1. Spatchcocking is a great technique if you have the room, for a 16lb turkey I did not.
  2. The 4 day dry-brine seems very excessive. I’ve tried 2-3 day dry brines and didn’t notice much of a difference vs. over night. I’d recommend 1 tablespoon of kosher salt for ever 5lbs of meat. You also don’t need to add it to the inside (or bottom if spatchcocked), the point of the brine is to pull out moisture (water) and add salt. This helps tenderize the meat and dry the skin. Adding salt to the bottom of the bird is a waste of time (and salt).
  3. Adding the turkey directly to the oven rack seems like a great idea until you have to clean your oven. A baking sheet is less messy and works great.
  4. He didn’t do this, but pulling the skin away from the meat, and adding a compound butter underneath really helps with ■■■■■ breasts (lol, why is m-o-i-s-t censored? It’s not sexual I would hope…)

Here’s what I did this year that was really good:

  1. Dry brine night before (just kosher salt)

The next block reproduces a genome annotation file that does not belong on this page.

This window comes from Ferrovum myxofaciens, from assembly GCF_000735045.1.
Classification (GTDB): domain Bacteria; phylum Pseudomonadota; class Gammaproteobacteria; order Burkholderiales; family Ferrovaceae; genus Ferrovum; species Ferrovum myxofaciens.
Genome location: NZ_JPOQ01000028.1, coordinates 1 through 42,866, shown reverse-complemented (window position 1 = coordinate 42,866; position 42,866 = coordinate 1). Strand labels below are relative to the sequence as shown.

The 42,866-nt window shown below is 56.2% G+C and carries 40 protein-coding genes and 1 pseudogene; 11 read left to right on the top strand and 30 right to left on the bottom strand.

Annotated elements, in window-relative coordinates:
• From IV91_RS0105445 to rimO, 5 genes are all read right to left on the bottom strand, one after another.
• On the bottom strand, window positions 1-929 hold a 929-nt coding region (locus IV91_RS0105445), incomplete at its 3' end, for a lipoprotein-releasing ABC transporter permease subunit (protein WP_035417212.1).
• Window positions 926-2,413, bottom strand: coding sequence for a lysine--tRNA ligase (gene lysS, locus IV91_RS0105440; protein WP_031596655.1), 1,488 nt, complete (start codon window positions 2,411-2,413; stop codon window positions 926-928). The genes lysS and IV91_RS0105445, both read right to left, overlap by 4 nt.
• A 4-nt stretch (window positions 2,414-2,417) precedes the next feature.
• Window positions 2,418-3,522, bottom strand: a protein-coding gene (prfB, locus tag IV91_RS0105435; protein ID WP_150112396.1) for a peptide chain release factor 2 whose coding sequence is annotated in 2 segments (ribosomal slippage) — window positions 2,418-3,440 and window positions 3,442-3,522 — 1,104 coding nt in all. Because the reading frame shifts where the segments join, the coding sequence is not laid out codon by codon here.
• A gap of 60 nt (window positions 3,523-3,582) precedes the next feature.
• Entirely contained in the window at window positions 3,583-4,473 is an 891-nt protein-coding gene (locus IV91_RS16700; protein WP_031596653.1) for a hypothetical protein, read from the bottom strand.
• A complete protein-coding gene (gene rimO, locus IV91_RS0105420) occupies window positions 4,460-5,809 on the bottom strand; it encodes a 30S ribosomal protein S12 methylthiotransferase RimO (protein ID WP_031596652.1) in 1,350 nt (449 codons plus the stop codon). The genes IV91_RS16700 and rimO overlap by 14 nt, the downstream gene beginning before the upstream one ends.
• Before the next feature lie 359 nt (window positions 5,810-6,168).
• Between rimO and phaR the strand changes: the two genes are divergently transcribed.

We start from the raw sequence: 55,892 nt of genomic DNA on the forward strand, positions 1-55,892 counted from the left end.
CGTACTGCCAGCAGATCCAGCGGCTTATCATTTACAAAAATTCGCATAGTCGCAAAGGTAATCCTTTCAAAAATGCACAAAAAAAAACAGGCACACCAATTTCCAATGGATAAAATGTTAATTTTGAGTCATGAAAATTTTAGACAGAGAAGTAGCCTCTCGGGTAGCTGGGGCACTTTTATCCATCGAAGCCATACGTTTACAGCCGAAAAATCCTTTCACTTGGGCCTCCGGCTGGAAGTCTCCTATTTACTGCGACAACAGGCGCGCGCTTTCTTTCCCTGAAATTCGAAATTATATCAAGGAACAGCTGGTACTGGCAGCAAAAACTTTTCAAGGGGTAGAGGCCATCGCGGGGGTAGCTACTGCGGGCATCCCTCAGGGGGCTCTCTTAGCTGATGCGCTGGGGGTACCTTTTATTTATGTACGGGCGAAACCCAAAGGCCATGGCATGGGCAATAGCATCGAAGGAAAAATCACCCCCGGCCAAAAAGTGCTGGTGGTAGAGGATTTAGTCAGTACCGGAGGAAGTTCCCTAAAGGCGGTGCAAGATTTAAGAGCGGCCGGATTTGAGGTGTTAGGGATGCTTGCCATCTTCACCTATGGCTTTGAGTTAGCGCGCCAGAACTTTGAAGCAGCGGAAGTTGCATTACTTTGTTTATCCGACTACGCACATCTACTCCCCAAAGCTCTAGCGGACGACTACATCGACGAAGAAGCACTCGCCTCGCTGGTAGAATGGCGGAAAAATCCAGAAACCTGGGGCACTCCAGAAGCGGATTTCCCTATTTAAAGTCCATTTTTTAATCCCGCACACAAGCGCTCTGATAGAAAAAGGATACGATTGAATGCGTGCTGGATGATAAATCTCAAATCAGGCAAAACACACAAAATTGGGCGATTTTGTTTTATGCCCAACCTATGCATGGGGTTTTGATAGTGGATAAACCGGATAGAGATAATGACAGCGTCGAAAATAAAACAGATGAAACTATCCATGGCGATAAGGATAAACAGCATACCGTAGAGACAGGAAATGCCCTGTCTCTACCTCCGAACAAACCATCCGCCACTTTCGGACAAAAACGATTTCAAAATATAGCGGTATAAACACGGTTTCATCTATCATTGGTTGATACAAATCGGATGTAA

2. Finely chop sage, thyme, and garlic and mash it into a stick of butter to create a compound butter.
  3. Dry the turkey with paper towel, shove the compound butter under the skin.
  4. Place on a roasting pan, cover with aluminum foil, and cook at 275 until internal thighs reach 165 internal temp.
  5. Raise oven to 450, apply glaze of your choice, and cook until glaze has set. (I did a cranberry, apple cider, molasses, & ginger glaze I found in an old cooks illustrated magazine).

A note about spatchcocking & extra "parts"

For food prep I spatchcock a whole roaster chickens from the super market every sunday, and put the backbones, neck, and wings in a gallon freezer bag to use later for chicken stock. Once I’ve accumulated ~4 backbones & necks I make a big stock, reduce it down a lot and freeze into large whiskey cubes.

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Serious Eats only calls for a 12-24 hr dry brine, too. But Kenji adds baking soda. Easiest turkey ever.

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I’ve also taken to transcribing recipes from most sites so they fit nicely on one sheet of paper.